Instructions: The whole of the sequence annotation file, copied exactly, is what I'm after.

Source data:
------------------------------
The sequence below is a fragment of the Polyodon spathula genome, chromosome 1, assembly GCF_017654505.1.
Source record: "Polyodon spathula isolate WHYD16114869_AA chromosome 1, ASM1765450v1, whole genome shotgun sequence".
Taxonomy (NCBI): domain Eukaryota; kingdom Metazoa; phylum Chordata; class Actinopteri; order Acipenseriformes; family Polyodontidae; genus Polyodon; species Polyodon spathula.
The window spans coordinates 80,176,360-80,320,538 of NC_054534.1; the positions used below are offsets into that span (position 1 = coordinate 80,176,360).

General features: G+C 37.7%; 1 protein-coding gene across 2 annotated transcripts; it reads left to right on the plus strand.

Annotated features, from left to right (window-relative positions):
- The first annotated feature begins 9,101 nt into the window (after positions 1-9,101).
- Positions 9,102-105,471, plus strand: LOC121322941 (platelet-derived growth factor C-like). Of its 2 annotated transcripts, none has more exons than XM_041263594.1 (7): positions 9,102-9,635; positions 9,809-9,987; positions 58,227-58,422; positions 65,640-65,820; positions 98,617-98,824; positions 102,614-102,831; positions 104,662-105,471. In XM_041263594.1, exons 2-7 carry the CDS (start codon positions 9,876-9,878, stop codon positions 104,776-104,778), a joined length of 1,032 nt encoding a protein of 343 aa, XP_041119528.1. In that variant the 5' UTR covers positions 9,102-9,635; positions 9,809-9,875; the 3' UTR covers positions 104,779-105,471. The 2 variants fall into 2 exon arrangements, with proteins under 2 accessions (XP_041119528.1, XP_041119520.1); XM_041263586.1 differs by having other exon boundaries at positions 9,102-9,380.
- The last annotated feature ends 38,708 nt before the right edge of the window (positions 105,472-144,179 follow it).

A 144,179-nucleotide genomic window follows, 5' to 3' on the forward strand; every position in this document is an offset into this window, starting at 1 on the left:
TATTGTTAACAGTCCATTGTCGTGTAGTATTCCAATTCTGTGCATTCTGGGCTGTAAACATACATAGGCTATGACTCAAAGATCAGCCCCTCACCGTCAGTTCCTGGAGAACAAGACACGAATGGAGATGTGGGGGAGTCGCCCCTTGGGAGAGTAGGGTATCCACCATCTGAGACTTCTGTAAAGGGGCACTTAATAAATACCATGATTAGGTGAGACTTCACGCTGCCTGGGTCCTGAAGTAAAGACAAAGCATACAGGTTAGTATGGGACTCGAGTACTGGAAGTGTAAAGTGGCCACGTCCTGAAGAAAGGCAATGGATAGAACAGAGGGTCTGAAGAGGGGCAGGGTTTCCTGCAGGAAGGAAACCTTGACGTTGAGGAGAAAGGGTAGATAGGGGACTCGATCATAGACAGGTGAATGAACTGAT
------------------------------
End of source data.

The sequence below is a fragment of the Polyodon spathula genome, chromosome 1, assembly GCF_017654505.1.
Source record: "Polyodon spathula isolate WHYD16114869_AA chromosome 1, ASM1765450v1, whole genome shotgun sequence".
Taxonomy (NCBI): domain Eukaryota; kingdom Metazoa; phylum Chordata; class Actinopteri; order Acipenseriformes; family Polyodontidae; genus Polyodon; species Polyodon spathula.
The window spans coordinates 80,176,360-80,320,538 of NC_054534.1; the positions used below are offsets into that span (position 1 = coordinate 80,176,360).

General features: G+C 37.7%; 1 protein-coding gene across 2 annotated transcripts; it reads left to right on the plus strand.

Annotated features, from left to right (window-relative positions):
- The first annotated feature begins 9,101 nt into the window (after positions 1-9,101).
- Positions 9,102-105,471, plus strand: LOC121322941 (platelet-derived growth factor C-like). Of its 2 annotated transcripts, none has more exons than XM_041263594.1 (7): positions 9,102-9,635; positions 9,809-9,987; positions 58,227-58,422; positions 65,640-65,820; positions 98,617-98,824; positions 102,614-102,831; positions 104,662-105,471. In XM_041263594.1, exons 2-7 carry the CDS (start codon positions 9,876-9,878, stop codon positions 104,776-104,778), a joined length of 1,032 nt encoding a protein of 343 aa, XP_041119528.1. In that variant the 5' UTR covers positions 9,102-9,635; positions 9,809-9,875; the 3' UTR covers positions 104,779-105,471. The 2 variants fall into 2 exon arrangements, with proteins under 2 accessions (XP_041119528.1, XP_041119520.1); XM_041263586.1 differs by having other exon boundaries at positions 9,102-9,380.
- The last annotated feature ends 38,708 nt before the right edge of the window (positions 105,472-144,179 follow it).

A 144,179-nucleotide genomic window follows, 5' to 3' on the forward strand; every position in this document is an offset into this window, starting at 1 on the left:
TATTGTTAACAGTCCATTGTCGTGTAGTATTCCAATTCTGTGCATTCTGGGCTGTAAACATACATAGGCTATGACTCAAAGATCAGCCCCTCACCGTCAGTTCCTGGAGAACAAGACACGAATGGAGATGTGGGGGAGTCGCCCCTTGGGAGAGTAGGGTATCCACCATCTGAGACTTCTGTAAAGGGGCACTTAATAAATACCATGATTAGGTGAGACTTCACGCTGCCTGGGTCCTGAAGTAAAGACAAAGCATACAGGTTAGTATGGGACTCGAGTACTGGAAGTGTAAAGTGGCCACGTCCTGAAGAAAGGCAATGGATAGAACAGAGGGTCTGAAGAGGGGCAGGGTTTCCTGCAGGAAGGAAACCTTGACGTTGAGGAGAAAGGGTAGATAGGGGACTCGATCATAGACAGGTGAATGAACTGAT